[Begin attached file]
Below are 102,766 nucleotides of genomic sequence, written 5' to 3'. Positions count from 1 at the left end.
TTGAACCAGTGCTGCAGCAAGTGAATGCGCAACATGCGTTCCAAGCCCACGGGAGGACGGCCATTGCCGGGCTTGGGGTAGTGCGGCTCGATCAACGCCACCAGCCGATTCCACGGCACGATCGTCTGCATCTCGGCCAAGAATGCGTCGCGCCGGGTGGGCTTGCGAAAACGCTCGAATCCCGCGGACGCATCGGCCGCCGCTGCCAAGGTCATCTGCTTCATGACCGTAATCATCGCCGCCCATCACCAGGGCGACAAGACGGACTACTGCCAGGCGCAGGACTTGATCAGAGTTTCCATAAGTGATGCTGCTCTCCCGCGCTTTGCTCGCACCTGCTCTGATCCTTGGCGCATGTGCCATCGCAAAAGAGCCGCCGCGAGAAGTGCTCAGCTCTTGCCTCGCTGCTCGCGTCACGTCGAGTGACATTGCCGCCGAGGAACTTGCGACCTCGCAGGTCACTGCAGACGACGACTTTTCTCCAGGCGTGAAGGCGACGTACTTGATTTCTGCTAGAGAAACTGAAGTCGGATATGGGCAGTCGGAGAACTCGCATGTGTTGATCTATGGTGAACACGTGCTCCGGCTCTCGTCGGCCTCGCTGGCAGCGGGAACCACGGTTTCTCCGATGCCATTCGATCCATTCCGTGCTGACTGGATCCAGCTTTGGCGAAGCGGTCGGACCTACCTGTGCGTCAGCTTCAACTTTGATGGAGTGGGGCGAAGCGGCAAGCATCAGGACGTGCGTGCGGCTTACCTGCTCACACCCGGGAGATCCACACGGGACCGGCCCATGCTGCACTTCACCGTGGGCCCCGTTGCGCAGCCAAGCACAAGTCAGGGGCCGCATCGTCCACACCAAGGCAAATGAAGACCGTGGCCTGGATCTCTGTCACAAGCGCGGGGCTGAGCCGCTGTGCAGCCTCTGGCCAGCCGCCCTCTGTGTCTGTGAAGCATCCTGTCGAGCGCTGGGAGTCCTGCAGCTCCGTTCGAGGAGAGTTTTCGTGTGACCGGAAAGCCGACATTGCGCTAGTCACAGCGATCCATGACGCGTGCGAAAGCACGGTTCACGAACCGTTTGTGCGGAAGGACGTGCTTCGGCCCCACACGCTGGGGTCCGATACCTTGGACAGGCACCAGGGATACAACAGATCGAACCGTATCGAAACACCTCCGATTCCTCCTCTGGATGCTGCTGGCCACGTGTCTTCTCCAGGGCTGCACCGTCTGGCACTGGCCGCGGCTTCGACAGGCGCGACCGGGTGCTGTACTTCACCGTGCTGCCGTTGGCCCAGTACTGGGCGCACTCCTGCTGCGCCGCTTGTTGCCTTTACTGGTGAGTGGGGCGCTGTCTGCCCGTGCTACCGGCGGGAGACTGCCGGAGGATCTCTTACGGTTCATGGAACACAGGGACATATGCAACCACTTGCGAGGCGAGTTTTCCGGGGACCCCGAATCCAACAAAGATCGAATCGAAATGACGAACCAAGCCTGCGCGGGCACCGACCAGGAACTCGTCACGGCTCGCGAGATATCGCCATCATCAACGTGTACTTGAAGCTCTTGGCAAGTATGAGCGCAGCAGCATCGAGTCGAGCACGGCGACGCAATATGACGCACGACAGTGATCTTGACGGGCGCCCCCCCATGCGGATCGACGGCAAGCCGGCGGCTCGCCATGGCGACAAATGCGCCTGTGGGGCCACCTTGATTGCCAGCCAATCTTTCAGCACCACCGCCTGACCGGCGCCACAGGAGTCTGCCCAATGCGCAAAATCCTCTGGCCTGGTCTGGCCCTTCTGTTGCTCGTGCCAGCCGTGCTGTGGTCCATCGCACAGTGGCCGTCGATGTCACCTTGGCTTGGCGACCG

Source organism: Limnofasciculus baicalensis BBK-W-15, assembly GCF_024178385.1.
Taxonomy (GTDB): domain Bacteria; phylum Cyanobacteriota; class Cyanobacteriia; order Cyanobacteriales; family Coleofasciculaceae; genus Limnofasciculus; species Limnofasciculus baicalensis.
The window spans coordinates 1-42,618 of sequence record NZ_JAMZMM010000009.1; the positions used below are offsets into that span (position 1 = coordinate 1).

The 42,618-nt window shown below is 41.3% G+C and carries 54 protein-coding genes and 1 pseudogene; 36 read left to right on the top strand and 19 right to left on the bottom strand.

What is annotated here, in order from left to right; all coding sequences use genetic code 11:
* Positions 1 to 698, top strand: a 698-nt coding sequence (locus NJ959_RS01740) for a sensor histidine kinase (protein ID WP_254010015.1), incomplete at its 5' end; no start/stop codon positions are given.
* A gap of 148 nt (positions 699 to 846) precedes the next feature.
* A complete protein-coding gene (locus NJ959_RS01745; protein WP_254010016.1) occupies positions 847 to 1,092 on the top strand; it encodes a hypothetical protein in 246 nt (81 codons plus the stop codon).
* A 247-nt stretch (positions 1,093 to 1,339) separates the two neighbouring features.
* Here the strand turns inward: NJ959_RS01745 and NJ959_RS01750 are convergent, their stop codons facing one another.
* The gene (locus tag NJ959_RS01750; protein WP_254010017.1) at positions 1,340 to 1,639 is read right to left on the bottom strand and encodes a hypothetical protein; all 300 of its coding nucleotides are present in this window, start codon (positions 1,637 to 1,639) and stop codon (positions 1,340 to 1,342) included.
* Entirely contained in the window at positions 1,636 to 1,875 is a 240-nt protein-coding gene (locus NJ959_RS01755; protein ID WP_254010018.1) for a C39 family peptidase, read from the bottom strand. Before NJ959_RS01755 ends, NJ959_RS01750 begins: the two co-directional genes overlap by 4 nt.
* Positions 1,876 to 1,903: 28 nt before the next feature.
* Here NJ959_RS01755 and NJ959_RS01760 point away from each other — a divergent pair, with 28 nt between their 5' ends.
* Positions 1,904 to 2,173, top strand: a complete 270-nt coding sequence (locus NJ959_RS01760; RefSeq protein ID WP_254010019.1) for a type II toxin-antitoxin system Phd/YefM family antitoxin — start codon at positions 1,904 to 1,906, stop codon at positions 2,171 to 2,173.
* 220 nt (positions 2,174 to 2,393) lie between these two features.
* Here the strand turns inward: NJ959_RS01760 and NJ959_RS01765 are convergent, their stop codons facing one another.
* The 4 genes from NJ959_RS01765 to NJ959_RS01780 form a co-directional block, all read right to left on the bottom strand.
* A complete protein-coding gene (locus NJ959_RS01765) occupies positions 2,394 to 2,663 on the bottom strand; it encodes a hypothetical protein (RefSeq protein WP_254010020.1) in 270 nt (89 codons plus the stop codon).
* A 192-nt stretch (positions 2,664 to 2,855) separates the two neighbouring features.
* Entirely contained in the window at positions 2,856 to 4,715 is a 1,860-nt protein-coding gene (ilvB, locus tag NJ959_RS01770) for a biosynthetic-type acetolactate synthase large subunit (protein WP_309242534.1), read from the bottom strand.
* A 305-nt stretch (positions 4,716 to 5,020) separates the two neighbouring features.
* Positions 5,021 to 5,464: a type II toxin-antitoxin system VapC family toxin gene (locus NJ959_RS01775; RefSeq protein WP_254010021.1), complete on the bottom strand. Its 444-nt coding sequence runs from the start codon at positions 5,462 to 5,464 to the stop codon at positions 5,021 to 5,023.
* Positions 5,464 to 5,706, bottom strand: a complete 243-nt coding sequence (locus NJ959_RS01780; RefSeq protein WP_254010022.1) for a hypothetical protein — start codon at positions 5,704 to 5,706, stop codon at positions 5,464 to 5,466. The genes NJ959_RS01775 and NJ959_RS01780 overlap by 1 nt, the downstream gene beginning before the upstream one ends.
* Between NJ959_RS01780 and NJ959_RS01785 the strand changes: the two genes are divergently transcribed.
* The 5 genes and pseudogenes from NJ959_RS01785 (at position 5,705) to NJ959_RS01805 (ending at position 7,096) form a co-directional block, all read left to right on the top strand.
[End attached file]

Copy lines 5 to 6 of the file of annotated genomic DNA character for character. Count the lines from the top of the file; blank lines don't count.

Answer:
The window spans coordinates 1-42,618 of sequence record NZ_JAMZMM010000009.1; the positions used below are offsets into that span (position 1 = coordinate 1).

The 42,618-nt window shown below is 41.3% G+C and carries 54 protein-coding genes and 1 pseudogene; 36 read left to right on the top strand and 19 right to left on the bottom strand.